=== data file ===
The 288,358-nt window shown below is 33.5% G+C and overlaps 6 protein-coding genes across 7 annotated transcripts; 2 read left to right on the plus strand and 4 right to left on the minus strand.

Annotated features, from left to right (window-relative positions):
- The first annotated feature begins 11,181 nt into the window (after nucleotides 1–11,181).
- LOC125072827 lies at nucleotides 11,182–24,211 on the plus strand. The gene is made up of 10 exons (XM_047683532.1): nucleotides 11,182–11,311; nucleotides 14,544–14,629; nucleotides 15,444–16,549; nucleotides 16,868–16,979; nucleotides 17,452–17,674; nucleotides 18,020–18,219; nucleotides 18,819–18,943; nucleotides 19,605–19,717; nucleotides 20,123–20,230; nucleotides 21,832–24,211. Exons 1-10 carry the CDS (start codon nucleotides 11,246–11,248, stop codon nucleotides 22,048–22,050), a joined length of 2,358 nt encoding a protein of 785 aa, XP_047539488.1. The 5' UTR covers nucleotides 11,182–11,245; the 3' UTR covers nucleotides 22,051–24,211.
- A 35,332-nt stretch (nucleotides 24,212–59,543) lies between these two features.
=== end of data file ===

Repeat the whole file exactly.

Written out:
The 288,358-nt window shown below is 33.5% G+C and overlaps 6 protein-coding genes across 7 annotated transcripts; 2 read left to right on the plus strand and 4 right to left on the minus strand.

Annotated features, from left to right (window-relative positions):
- The first annotated feature begins 11,181 nt into the window (after nucleotides 1–11,181).
- LOC125072827 lies at nucleotides 11,182–24,211 on the plus strand. The gene is made up of 10 exons (XM_047683532.1): nucleotides 11,182–11,311; nucleotides 14,544–14,629; nucleotides 15,444–16,549; nucleotides 16,868–16,979; nucleotides 17,452–17,674; nucleotides 18,020–18,219; nucleotides 18,819–18,943; nucleotides 19,605–19,717; nucleotides 20,123–20,230; nucleotides 21,832–24,211. Exons 1-10 carry the CDS (start codon nucleotides 11,246–11,248, stop codon nucleotides 22,048–22,050), a joined length of 2,358 nt encoding a protein of 785 aa, XP_047539488.1. The 5' UTR covers nucleotides 11,182–11,245; the 3' UTR covers nucleotides 22,051–24,211.
- A 35,332-nt stretch (nucleotides 24,212–59,543) lies between these two features.